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Updated on January 25, 2010

The Roman Senate

The Senate was the chief governing body of the Roman republic for a period of 400 years. Originally it was the advisory council of the kings, and on the expulsion of the kings in 510 BC it continued to act, in theory, as adviser to the magistrates. In practice, however, although its decisions were only recommendations, they came to have the force of law. In time this caused difficulty, since after 287 BC the popular assembly was officially the sovereign body of Rome.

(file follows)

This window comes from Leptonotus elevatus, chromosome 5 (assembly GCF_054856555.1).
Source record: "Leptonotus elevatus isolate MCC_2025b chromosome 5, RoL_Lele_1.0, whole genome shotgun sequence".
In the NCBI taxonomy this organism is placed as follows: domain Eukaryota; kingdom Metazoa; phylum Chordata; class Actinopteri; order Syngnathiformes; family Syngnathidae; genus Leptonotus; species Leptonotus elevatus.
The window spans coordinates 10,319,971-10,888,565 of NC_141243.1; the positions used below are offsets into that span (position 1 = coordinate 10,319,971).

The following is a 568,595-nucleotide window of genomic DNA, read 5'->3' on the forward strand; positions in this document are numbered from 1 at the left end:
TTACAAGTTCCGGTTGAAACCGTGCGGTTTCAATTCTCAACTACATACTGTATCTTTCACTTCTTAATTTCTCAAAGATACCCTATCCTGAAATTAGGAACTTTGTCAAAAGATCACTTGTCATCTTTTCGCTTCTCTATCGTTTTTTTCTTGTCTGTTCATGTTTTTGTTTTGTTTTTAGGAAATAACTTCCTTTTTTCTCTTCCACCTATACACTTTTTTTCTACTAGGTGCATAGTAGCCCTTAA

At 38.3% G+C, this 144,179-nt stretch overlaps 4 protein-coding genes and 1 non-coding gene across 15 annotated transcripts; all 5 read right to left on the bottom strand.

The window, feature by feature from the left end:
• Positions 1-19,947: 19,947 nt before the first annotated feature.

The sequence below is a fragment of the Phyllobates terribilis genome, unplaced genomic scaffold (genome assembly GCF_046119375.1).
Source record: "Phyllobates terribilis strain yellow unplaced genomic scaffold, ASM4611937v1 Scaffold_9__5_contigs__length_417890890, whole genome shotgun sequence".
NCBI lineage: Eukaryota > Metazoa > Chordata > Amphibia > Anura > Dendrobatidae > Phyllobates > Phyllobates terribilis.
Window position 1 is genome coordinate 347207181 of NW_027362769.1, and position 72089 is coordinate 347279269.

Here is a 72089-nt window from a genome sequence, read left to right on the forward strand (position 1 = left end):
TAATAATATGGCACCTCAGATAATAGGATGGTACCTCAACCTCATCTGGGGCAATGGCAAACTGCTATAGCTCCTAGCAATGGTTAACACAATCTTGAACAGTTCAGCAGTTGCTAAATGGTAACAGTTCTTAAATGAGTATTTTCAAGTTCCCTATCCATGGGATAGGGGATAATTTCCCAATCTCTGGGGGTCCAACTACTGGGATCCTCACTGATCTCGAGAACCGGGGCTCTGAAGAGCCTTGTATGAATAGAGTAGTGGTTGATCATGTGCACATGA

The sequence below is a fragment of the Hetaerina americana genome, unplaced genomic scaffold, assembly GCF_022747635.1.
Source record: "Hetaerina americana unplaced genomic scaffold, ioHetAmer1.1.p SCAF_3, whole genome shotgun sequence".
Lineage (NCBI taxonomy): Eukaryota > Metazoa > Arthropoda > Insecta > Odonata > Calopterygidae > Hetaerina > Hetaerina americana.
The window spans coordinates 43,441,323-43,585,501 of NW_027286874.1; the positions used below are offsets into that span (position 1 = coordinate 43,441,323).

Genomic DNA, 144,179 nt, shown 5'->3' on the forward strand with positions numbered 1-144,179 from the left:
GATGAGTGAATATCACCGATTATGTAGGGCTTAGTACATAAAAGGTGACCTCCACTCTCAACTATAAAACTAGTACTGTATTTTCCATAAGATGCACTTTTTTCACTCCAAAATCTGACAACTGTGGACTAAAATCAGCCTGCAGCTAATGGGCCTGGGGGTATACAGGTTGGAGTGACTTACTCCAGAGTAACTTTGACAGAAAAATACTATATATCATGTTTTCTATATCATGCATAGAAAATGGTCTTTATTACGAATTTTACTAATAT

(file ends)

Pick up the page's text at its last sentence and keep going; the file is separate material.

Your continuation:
The Senate originally numbered 300, later 600. Method of entry varied- at first senators were chosen by the kings, then by the Consuls, then by the Censors. From the time of Sulla election to the quaestorship carried automatic entry to the Senate, so that the composition of the Senate was indirectly subject to popular election. Membership was for life, though the censors could remove those guilty of misconduct. Under the Empire the Senate remained important, as a source of administrative talent and an expression of public opinion, until the 3rd century AD when the emperor Gallienus ruled that senators could not hold military appointments. The Senate retained some prestige and privileges, but its political influence went into a continuous decline.


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